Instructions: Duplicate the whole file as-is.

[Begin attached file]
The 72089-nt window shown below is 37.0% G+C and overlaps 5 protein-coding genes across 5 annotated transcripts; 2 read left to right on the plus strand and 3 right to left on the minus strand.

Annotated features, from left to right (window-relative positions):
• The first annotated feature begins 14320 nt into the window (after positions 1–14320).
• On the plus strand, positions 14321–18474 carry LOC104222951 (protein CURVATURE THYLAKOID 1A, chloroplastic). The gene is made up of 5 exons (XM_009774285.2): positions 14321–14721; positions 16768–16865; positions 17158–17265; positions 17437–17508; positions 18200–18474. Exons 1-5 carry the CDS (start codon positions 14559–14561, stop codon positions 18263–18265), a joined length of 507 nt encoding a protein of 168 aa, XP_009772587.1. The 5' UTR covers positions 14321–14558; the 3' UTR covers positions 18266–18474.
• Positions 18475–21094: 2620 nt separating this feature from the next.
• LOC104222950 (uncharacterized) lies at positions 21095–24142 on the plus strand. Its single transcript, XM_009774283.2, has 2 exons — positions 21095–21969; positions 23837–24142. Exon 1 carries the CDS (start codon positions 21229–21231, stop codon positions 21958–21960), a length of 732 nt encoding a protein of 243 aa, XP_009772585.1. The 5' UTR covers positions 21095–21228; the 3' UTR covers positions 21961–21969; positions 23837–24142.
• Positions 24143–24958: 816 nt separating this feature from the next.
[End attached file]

The 72089-nt window shown below is 37.0% G+C and overlaps 5 protein-coding genes across 5 annotated transcripts; 2 read left to right on the plus strand and 3 right to left on the minus strand.

Annotated features, from left to right (window-relative positions):
• The first annotated feature begins 14320 nt into the window (after positions 1–14320).
• On the plus strand, positions 14321–18474 carry LOC104222951 (protein CURVATURE THYLAKOID 1A, chloroplastic). The gene is made up of 5 exons (XM_009774285.2): positions 14321–14721; positions 16768–16865; positions 17158–17265; positions 17437–17508; positions 18200–18474. Exons 1-5 carry the CDS (start codon positions 14559–14561, stop codon positions 18263–18265), a joined length of 507 nt encoding a protein of 168 aa, XP_009772587.1. The 5' UTR covers positions 14321–14558; the 3' UTR covers positions 18266–18474.
• Positions 18475–21094: 2620 nt separating this feature from the next.
• LOC104222950 (uncharacterized) lies at positions 21095–24142 on the plus strand. Its single transcript, XM_009774283.2, has 2 exons — positions 21095–21969; positions 23837–24142. Exon 1 carries the CDS (start codon positions 21229–21231, stop codon positions 21958–21960), a length of 732 nt encoding a protein of 243 aa, XP_009772585.1. The 5' UTR covers positions 21095–21228; the 3' UTR covers positions 21961–21969; positions 23837–24142.
• Positions 24143–24958: 816 nt separating this feature from the next.